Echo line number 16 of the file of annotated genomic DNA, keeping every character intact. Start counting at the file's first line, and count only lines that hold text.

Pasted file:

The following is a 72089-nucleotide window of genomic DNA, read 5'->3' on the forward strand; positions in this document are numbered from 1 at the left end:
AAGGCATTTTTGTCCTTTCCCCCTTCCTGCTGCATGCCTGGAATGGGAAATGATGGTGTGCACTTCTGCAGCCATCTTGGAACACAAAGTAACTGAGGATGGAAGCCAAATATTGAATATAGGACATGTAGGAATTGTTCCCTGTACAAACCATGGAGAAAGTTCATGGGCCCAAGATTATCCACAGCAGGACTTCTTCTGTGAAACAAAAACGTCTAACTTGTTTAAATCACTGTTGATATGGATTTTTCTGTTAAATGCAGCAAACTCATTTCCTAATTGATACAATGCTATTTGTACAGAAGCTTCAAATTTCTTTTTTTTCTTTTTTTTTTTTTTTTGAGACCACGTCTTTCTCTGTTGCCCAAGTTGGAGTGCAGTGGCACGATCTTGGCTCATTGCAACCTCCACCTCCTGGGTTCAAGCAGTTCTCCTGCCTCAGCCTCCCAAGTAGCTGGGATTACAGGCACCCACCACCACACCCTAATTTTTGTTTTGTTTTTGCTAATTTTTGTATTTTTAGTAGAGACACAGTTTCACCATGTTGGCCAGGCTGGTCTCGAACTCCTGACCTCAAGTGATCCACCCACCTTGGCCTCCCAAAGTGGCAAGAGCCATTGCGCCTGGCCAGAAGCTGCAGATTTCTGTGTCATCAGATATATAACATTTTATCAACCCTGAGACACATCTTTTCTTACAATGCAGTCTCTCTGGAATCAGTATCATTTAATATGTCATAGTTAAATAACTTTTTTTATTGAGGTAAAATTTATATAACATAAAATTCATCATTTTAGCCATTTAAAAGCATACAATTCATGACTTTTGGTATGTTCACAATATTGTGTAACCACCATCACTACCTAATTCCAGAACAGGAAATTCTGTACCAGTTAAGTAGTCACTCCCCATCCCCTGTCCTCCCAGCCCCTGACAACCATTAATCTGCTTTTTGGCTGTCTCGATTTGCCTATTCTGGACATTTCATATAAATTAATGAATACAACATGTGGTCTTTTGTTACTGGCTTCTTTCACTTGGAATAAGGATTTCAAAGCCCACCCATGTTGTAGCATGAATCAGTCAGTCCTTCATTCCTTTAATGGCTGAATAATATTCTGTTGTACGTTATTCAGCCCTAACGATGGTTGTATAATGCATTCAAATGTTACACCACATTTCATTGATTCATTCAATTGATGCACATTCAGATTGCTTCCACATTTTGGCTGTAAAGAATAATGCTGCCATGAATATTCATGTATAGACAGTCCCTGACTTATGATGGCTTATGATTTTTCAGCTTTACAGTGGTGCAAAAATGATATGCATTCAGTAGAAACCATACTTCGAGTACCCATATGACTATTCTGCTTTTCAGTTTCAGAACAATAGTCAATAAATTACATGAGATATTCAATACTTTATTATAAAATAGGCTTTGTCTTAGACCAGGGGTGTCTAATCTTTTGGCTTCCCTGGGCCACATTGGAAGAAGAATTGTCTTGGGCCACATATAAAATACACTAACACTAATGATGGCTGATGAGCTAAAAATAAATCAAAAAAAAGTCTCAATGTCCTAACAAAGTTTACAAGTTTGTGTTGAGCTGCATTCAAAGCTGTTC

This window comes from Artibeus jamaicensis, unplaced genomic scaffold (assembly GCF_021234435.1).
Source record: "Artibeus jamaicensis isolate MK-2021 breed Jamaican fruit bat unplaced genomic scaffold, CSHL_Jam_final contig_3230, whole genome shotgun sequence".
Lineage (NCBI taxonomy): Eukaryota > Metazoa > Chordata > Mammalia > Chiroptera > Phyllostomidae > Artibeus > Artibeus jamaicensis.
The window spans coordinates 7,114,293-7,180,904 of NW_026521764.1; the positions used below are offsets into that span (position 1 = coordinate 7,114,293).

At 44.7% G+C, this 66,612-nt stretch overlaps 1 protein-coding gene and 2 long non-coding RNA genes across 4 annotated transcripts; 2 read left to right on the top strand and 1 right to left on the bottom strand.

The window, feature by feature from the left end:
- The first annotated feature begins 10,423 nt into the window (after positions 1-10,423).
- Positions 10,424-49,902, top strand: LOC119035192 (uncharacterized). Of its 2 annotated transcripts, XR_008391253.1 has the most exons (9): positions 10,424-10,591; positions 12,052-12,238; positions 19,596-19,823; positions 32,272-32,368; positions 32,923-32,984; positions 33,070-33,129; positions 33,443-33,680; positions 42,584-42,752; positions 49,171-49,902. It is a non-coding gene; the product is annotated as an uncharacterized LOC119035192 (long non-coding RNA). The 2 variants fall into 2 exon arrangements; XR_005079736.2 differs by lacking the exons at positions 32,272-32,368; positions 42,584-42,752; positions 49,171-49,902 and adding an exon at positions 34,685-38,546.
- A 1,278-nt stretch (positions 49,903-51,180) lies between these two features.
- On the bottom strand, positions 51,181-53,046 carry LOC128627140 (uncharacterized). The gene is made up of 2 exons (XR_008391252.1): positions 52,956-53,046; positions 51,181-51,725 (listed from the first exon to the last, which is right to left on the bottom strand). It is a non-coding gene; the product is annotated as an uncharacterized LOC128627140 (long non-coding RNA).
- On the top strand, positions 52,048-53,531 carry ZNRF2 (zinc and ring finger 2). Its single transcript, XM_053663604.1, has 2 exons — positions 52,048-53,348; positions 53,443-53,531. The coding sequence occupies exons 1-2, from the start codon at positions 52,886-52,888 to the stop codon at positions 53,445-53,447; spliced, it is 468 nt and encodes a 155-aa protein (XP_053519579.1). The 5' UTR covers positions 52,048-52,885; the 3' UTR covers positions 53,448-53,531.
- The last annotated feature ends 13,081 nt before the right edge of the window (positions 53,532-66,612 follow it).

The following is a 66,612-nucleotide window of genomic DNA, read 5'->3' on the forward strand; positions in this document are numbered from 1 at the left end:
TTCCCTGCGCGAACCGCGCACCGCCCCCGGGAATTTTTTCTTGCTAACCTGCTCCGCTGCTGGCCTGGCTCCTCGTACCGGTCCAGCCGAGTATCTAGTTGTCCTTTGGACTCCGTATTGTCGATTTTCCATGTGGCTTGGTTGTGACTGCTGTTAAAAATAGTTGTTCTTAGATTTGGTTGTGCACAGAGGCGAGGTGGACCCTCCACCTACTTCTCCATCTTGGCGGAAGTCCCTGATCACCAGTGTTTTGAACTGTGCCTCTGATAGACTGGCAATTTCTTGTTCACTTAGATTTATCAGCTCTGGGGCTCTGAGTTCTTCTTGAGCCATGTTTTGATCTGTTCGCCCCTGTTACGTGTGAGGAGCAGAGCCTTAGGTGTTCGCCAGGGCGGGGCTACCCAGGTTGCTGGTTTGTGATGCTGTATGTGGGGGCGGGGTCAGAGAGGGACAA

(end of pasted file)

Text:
TTCCCTGCGCGAACCGCGCACCGCCCCCGGGAATTTTTTCTTGCTAACCTGCTCCGCTGCTGGCCTGGCTCCTCGTACCGGTCCAGCCGAGTATCTAGTTGTCCTTTGGACTCCGTATTGTCGATTTTCCATGTGGCTTGGTTGTGACTGCTGTTAAAAATAGTTGTTCTTAGATTTGGTTGTGCACAGAGGCGAGGTGGACCCTCCACCTACTTCTCCATCTTGGCGGAAGTCCCTGATCACCAGTGTTTTGAACTGTGCCTCTGATAGACTGGCAATTTCTTGTTCACTTAGATTTATCAGCTCTGGGGCTCTGAGTTCTTCTTGAGCCATGTTTTGATCTGTTCGCCCCTGTTACGTGTGAGGAGCAGAGCCTTAGGTGTTCGCCAGGGCGGGGCTACCCAGGTTGCTGGTTTGTGATGCTGTATGTGGGGGCGGGGTCAGAGAGGGACAA